Motives are the energizing forces within us: These forces are invisible, and it is very difficult to measure them because all of us are different and the motives energizing us at a point differ from time to time. Observing someone's behavior may indicate that a certain need is present in this person that motivates him onwards.

The same behavior may result from many different motives: Behavior may be caused by a number of different motives. For example, the motives behind the purchase of a car may be: to appear respectable; to satisfy economic values and to reinforce company-created status differentials; to appear younger and attractive; to gain acceptance from others or to maintain the acceptance already gained through a similar income level. Therefore, it is wrong to assess that all behavior is coming from the same motive. For different motives, people do different things like attending classes, get married, join unions, or groups, etc. Thus motives cannot be identified from any specific behavior.

Motives may operate in harmony or in conflict: Behavior is frequently the result of the interplay of several motives. These motives may drive a person in one direction or a number of other directions. For example, an employee may desire an outstanding performance and may also be sensitive to being the outcast by his fellow employees if he performs too well and receives too much appreciation from the employer. Therefore, the behavior is the result of many forces differing in direction and intent.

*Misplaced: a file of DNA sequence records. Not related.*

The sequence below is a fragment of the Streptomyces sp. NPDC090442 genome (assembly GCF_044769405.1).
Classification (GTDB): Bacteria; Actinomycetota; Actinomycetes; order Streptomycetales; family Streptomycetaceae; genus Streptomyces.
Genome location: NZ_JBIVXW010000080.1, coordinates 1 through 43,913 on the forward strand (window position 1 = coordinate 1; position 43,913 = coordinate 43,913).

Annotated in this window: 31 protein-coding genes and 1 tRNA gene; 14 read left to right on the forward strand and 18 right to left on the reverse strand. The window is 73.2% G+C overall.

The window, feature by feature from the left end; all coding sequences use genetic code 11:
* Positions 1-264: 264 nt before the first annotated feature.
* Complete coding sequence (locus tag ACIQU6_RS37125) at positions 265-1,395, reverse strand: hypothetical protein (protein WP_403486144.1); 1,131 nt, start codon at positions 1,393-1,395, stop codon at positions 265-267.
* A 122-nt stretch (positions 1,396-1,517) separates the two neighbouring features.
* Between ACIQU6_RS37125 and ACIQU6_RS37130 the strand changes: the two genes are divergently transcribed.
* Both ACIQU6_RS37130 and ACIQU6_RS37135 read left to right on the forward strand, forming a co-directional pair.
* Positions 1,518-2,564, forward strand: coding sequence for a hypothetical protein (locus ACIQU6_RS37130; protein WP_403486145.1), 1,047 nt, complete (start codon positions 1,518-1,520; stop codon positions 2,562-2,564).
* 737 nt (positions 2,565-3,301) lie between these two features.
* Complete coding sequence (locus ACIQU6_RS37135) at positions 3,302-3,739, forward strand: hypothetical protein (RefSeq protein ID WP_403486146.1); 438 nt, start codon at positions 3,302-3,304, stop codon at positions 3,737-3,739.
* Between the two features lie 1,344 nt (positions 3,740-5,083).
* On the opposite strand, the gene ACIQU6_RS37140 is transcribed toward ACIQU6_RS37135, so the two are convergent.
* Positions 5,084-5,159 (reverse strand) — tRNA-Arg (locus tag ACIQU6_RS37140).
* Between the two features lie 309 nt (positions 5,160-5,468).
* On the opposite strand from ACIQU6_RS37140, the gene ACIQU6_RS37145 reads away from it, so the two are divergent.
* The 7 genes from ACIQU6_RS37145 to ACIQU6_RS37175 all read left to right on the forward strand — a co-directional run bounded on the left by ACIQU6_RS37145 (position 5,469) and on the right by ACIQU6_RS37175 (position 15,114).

Behavior can be used as an estimate of an individual's motives: It is possible to make an estimate of the cause of an individual's behavior by repeatedly observing his behavior. For example, there is truth in the statement that some people always seem to feel insecure and thus behave continuously in a manner reflecting the insecurity of feeling. There are also people who behave in a way that radiates confidence. They are confident in many different social settings so that one finds a constant and repeated behavior from which people probably estimate the motive of the person. Obviously, if a person is in a state of near-starvation, most of his behavior will be related to the need for food.

Motives come and go: The energy level of the motivation may differ at different times. i.e. rarely we find the same energy level of motivation for a long period like a year or 10 years. For example, a young man who prefers to travel during vacation may give up the idea during the tennis season because the joy of playing tennis takes place in the need to travel. The girl who is overly concerned about her hair and clothes during adolescence may turn her attention to other things once she grows up. Humans are constantly growing, and the motive at one point in time will not be as intense as the motive at another point in time.

Motives interact with the environment: The situation at a particular point in time may trigger or suppress the action of a motive. You probably have experienced situations where you did not realize the intensity of the need for a car till the traveling requirements of your business are not developed. Similarly, many of these sociological needs become stimulated when you are in a situation filled with sociological factors.